Boardroom Conversations on Security is an ongoing series on how to discuss and present cyber security concerns to your board. It comes from an extended conversation between Enrique Salem, Investor at Bain Capital, and Erkang Zheng, CEO of JupiterOne. For your convenience, the entire series is available as a single download.
"Erkang, there might be a bit of trepidation when you are going to talk to the board about security because you've got to talk in the language of the board, not in the language of a technician."
We're at a bit of a slight advantage at JupiterOne for a few reasons. The first is, we're a security company. I was a former CISO. We also have a very strong CISO on staff. Our board members like Enrique, Latha the CISO of Uber, and Anders Ranum from Sapphire Ventures, have a great understanding of security, technologies, risks and business operations along those skill lines related to cybersecurity. For me that actually has been pretty easy. There isn't a struggle to discuss security related topics. That isn't the same for every other company out there.
A lot of those challenges that Enrique mentioned, and the recommendations, are for general organizations that may not be in this situation. I've been in large organizations and small organizations, startups and companies of my own, and I still find security doesn't get discussed as much as we'd like. For you and I, Enrique, I would think that because of our background and understandings, we would be more proactive in bringing up security related topics. Do you still see that type of dynamic?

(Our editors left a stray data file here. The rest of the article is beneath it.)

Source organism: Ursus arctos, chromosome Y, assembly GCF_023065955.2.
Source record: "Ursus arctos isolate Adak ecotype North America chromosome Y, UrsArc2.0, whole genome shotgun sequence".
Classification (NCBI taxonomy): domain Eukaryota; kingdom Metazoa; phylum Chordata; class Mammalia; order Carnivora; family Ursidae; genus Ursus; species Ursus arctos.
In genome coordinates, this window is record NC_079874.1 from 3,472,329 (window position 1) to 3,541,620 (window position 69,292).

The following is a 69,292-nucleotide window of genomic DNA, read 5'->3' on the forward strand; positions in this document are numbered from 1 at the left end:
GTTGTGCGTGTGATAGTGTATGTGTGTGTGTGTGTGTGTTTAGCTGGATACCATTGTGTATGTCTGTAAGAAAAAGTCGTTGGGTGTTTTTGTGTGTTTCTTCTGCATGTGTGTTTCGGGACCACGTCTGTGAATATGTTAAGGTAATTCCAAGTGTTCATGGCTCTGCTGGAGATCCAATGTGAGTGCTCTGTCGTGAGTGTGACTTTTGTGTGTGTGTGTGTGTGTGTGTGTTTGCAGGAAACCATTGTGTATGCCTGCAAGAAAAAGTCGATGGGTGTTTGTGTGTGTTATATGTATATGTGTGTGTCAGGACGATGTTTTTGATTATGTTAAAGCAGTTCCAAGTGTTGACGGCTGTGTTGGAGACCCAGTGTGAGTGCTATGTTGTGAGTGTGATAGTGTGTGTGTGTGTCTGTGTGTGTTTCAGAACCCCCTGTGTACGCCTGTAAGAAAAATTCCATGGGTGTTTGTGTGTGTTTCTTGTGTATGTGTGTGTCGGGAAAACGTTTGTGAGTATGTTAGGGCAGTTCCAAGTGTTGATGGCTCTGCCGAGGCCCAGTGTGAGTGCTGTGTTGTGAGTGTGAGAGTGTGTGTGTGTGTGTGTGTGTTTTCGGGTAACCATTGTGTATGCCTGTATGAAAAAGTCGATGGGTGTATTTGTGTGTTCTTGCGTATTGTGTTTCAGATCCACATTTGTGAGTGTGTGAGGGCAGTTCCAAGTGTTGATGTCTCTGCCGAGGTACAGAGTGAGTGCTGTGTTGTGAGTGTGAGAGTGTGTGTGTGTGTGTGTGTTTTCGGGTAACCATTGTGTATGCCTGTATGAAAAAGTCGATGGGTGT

Yes. The thing I've seen a lot is that security in some companies is always getting a small slot in the discussion. Sometimes I've even seen it get skipped. From my vantage point, I really believe, Erkang, you and I have a unique situation because we can actually talk about the technology at a fairly deep level.
The other thing I would ask is, "How do you collect the information you want to share with the board in a way that's actually not a different process than what you use every day for running your business?" If you do lots of work for a discussion with the board that isn't part of how you're running the operations with the security leadership team at a scaled company, you're doing extra work and you're probably not communicating the right level of information.
Don't create some new artifact to show people, "Here is how things are working." You show them how you run your own business.
That's exactly right. That is very practical advice. I think everybody should take away; Show the actual work being done. Show the operations. Show the actual strategy of the things being done in down to earth plain discussions. Be direct with what's working, what's not working, connecting back to the business risk. Talk to the level the board understands.